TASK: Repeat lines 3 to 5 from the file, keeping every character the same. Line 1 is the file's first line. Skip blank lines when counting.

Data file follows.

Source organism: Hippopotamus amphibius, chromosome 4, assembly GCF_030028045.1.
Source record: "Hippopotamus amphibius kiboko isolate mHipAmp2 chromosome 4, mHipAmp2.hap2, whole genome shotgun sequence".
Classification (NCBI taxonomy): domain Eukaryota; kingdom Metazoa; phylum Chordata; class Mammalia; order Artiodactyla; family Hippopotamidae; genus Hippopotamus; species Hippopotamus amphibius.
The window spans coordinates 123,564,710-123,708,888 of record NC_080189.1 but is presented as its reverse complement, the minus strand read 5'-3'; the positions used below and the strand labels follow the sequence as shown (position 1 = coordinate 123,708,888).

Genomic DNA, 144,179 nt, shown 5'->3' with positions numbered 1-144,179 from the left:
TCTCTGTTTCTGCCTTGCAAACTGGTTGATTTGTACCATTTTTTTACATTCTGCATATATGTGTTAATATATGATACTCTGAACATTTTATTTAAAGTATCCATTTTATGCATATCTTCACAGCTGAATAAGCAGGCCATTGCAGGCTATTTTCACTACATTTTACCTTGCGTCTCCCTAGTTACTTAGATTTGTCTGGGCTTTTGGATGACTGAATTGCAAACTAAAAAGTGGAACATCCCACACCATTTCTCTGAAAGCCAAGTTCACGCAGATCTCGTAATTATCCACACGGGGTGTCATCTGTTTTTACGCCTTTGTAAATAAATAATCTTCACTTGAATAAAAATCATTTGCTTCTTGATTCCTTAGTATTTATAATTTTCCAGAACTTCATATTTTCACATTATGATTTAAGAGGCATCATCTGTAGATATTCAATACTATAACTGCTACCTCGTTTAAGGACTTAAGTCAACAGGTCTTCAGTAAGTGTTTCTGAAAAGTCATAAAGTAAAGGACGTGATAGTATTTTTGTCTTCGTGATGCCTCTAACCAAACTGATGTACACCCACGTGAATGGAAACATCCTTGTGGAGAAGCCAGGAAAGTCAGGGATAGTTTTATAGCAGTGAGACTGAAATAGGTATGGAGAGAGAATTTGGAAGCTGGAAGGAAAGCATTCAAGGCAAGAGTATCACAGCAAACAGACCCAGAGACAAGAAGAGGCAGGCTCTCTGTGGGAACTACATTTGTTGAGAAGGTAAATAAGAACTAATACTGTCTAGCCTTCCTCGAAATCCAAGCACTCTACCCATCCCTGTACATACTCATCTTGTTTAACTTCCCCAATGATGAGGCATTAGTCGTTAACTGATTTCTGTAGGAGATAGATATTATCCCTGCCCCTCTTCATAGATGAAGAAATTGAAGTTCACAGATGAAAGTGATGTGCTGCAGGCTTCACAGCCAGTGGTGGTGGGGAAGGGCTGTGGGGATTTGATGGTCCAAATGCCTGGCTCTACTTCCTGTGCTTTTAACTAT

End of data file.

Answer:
Classification (NCBI taxonomy): domain Eukaryota; kingdom Metazoa; phylum Chordata; class Mammalia; order Artiodactyla; family Hippopotamidae; genus Hippopotamus; species Hippopotamus amphibius.
The window spans coordinates 123,564,710-123,708,888 of record NC_080189.1 but is presented as its reverse complement, the minus strand read 5'-3'; the positions used below and the strand labels follow the sequence as shown (position 1 = coordinate 123,708,888).

Genomic DNA, 144,179 nt, shown 5'->3' with positions numbered 1-144,179 from the left: